Linda Frank's follow-up letter to Nordstrom's Social Responsibility Office

April 9, 2010 
Dedicated shopper tells Nordstrom that regardless of how the issue of labeling is handled under lax U.S. customs regulations, the fact remains that the Ahava factory is located in occupied Palestinian territory.


April 9, 2010

Dear Tara and Linda,

In follow-up to our email conversations about Ahava, while I await a copy of the customs documentation that Elizabeth DeMaria said she'd ask her corporate office for permission to send to me, I thought it important to clarify with you that regardless of how bureaucratic and/or private entities may have finessed the issue of labeling vis a vis customs, there still exists the fact that the Ahava factory is located in the Occupied Palestinian Territories and not in Israel. Therefore, the request remains for Nordstrom to stop carrying Ahava on the factual grounds that it is a product of the Occupied Palestinian Territories, and should be labeled as such. Customers who are interested in human rights and the rule of law have a right to know which products are contributing to violations of human rights and international law - which is true for all products that support any and all settlement endeavors. Ahava's products are clearly - no matter what their customs designation - made in an illegal Israeli settlement in violation of international law. The policies that enable Ahava's products prohibit the indigenous Palestinians from accessing their own land. The resources used to make Ahava products are Palestinian resources (in addition to being endangered resources).

The mislabeling of Ahava products is not a matter of opinion. It is, simply, fact. Here, from Wikipedia, for example: Mitzpe Shalem ( lit. Shalem Lookout) is an Israeli settlement and kibbutz located about 1 km from the western shores of the Dead Sea in the eastern West Bank.  Take a look at the map provided on this page. You can see Mizpe Shalem clearly denoted in the Occupied West Bank area.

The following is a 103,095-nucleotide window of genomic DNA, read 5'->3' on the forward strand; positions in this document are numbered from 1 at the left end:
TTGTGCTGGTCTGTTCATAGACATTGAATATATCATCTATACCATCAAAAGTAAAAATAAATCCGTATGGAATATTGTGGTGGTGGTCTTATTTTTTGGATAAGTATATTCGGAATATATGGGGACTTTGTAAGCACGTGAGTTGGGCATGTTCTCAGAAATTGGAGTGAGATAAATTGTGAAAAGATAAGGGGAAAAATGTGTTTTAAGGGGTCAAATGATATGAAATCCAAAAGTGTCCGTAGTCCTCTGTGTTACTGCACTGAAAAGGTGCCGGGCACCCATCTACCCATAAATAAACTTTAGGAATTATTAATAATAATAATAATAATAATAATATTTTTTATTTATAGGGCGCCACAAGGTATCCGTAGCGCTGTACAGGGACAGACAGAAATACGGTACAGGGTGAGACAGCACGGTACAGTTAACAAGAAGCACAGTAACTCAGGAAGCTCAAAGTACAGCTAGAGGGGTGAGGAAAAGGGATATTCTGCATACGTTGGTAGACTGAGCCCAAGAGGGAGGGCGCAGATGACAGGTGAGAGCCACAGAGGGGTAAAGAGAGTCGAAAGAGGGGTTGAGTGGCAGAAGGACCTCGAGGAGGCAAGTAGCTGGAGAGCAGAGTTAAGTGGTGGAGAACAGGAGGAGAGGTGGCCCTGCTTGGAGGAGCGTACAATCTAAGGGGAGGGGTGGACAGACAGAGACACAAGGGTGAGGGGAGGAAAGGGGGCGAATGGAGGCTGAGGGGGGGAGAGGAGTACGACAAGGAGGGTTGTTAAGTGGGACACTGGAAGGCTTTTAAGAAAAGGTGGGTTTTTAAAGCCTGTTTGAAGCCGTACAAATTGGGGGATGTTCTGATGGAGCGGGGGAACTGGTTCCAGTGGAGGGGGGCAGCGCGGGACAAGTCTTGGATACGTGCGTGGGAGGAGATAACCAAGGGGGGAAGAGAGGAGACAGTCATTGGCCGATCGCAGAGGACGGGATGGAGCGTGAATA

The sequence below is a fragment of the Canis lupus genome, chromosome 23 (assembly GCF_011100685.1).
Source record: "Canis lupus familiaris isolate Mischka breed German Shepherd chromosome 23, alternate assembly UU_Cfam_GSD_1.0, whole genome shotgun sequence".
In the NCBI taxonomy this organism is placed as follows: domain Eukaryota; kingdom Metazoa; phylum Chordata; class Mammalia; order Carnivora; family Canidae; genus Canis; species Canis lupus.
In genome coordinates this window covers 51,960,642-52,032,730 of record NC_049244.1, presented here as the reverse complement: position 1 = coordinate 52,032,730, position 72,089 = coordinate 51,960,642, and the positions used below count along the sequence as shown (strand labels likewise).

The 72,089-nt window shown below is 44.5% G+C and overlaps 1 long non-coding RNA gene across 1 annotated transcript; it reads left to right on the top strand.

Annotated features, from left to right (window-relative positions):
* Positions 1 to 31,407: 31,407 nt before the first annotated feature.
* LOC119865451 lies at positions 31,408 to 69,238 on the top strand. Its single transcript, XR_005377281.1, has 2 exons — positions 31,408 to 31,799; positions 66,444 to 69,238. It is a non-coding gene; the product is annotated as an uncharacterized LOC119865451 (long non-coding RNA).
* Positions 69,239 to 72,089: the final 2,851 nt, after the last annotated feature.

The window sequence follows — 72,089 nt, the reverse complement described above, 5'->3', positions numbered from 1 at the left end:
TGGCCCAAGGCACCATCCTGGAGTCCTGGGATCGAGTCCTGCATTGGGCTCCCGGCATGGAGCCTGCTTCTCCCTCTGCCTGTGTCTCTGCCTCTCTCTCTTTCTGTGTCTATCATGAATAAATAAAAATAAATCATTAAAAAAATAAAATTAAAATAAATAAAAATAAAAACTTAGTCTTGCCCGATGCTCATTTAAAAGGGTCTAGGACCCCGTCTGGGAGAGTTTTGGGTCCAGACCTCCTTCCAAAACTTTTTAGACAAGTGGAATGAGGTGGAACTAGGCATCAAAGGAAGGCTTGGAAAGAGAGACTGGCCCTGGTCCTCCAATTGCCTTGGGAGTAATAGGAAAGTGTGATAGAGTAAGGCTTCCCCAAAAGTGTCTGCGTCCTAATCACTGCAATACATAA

Under Article 49 of the Fourth Geneva Convention, Israel's settlements are illegal (The Occupying Power shall not deport or transfer parts of its own civilian population into the territory it occupies and are thusly considered by - I think it's fair to say - all of the international community.

Previous and current US Administrations considered and still consider Israel's illegal settlements a major impediment to peace.

Anyway, international law would overrule all US law as "Supreme law of the land" by virtue of Article Six of the US Constitution: "…all Treaties made, or which shall be made, under the Authority of the United States, shall be the supreme Law of the Land; and the Judges in every State shall be bound thereby, any Thing in the Constitution or Laws of any State to the Contrary notwithstanding." 

Therefore, I and the thousands of others who emailed you, will continue to call for Nordstrom to abide by the letter and spirit of your Social Responsibility Guidelines.

Even Israeli women are alerting people to products like Ahava that support and prolong the cruel practices and policies of Israel's 43-year occupation of Palestinian land and lives. Please visit the Israeli Coalition of Women for Peace's website

And please do visit also the website I referred you to in my original letter of request, B'Tselem, the Israeli Information Centre for Human Rights in the Occupied Territories. 

Also the perspective on illegal settlements of the Jewish-American organization Americans for Peace Now. 

Why would Nordstrom insist on supporting policies that violate human rights and international law? And endanger American lives and interests, something even General Petraeus recently acknowledged? 

I've been a Nordstrom shopper from head to toe, literally, since I came to Washington in 1995. I have four pair of Joseph Siebel shoes; and nearly every day wear the Alexis Bittar lucite hoop earrnings I'd bought a couple months ago. My everyday purse is a Hobo bag from Nordstrom; my everyday watch, a wide-band Anne Klein. All bring many compliments, as do my Misook pieces. The majority of my blouses and sweaters are Eileen Fisher, all from Nordstrom with the exception of one from the Eileen Fisher Seattle store. All lovely (and expensive items) that I've proudly divulged as having come from Nordstrom.

Now my existing Nordstrom attire will provide an opening to a "teaching moment" about Nordstrom's Social Responsibility policies…and, I hope, soon, about Nordstrom's ethics to abide by those policies.


Linda Frank